School’s Out—For Bible Lessons

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FILLING A PUBLIC SCHOOL NEED
It snowed the week Janet Magee launched her character education
series. Her goal was to bring 200 children with disabilities from a
local public school to her church for a special Christmas program.
But in Texas, snow’s a big thing. It was bigger than Magee
anticipated. With the school closed, the principal sent all 2,000
students to her church!

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Fourteen years later, Life Vision is thriving with 32,000 kids
attending in Harlingen, Texas, and a startup with 3,000 students in
neighboring Brownsville. Magee, a children’s ministry veteran and
retired executive director of Life Vision, is writing a workbook so
communities across the country can use this program under the
protection of time-release education.

“This is a fabulous way to bring children into God’s house,” she
says. “Instead of being someone they fear, we have an opportunity
to be their best friends.”
Magee describes Life Vision as “an umbrella.” Several ministries,
including a Christmas program, drug prevention programs on school
campuses, and character education, take place under the same
outreach. “We may have events where we never quote a Bible verse,
but we’ll certainly present biblical principles,” she says.

Slowly establishing trust with local schools, Magee strove to be a
blessing to the public system. Feedback that Life Vision requests
from school authorities keeps its leaders aware of how they can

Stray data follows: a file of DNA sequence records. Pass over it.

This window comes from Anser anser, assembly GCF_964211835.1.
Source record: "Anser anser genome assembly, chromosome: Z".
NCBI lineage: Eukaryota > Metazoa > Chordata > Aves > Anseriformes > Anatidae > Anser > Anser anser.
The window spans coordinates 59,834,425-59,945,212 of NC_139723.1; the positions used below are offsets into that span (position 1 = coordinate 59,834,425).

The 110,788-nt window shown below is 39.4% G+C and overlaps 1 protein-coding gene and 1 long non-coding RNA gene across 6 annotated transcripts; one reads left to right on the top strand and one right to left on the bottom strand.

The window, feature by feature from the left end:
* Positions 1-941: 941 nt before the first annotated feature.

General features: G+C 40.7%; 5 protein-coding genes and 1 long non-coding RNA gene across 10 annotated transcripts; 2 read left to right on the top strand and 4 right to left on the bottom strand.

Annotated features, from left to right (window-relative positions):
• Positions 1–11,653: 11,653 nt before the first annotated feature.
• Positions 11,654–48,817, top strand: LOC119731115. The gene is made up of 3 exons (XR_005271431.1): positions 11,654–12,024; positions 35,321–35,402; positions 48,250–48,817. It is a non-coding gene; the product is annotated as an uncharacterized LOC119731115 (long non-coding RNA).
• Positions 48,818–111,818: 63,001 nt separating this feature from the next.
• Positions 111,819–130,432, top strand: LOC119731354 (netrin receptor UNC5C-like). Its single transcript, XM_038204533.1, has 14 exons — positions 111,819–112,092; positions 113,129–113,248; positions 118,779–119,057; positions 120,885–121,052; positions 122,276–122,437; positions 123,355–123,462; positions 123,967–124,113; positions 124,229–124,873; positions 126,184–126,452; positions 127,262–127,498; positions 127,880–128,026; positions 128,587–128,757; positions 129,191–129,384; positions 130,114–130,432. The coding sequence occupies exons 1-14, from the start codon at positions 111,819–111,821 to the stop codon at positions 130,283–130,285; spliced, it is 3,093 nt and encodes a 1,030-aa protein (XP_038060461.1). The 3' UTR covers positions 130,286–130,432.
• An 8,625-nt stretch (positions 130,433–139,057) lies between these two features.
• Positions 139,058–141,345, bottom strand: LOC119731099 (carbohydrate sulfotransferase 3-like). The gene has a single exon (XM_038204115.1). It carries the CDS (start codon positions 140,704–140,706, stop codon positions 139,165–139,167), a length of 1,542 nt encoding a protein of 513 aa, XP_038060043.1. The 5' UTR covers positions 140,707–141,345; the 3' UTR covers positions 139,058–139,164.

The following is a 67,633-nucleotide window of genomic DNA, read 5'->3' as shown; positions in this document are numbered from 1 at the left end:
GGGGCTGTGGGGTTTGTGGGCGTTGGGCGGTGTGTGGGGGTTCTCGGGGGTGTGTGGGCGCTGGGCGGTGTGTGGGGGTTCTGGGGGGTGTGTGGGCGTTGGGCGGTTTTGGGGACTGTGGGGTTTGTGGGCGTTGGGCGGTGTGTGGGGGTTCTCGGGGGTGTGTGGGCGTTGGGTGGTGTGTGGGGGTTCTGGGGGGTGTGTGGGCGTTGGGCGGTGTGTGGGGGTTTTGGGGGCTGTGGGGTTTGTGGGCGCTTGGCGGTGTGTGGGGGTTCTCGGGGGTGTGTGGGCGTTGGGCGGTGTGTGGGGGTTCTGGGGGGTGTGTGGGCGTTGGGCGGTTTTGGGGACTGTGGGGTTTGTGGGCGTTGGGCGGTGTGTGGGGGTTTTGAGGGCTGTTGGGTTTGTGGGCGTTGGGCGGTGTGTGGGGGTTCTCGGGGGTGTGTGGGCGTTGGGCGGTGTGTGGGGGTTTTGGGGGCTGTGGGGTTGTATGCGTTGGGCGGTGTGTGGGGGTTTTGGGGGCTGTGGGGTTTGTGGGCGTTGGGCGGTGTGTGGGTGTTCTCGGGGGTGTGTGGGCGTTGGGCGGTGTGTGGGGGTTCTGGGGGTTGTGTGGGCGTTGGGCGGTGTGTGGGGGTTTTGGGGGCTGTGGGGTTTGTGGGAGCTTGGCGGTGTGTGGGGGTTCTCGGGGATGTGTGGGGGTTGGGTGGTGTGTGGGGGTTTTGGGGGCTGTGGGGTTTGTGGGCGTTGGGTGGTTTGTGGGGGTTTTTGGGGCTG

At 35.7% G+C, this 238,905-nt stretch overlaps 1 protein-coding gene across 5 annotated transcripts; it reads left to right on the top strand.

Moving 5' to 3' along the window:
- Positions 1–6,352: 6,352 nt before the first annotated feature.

support the school. “Find out what the needs are and build a
program around it,” encourages Magee. For example, she wrote a
lesson plan on character development after a school requested
one.

Not only is Magee working within a public system, secular groups
support her financially as well. The local hospital and newspaper
as well as attorneys, doctors, and plumbers sponsor Life Vision’s
annual Christmas program.

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“They know they’re giving to something good that they can have
some confidence in,” Magee says. “They know that they’re giving to
something that benefits children.”

“Our lowest expectation for our program would be that children are
able to go inside a church building, have a wonderful experience,
and know that church is a happy, fun place,” says Magee. “Even if
they don’t go to church as a family, they’re going to have good
memories. We hope that when it’s up to them to get themselves to
church, they’ll want to go.”

“Our highest expectation,” Magee continues, “is that the students
will go home with an element of character education, and that
they’ll also go home with the real meaning of Christmas.”

Magee attributes her program’s success to paying strict attention
to the law’s limitations and the will of the Holy Spirit. Instead
of looking at partnering with schools as a one-time opportunity,
she worked on building a good relationship with the schools. She
says, “The downfall for a lot of ministries that have lost favor
with public schools is that these ministries have gone in with
their guns loaded. They think, Well, this is our one shot, so I’m
going to give them a big dose of Christianity. Really, you’re there
to plant seeds. Someone else is going to water, and someone else is
going to reap that.”

-Lidonna Beer

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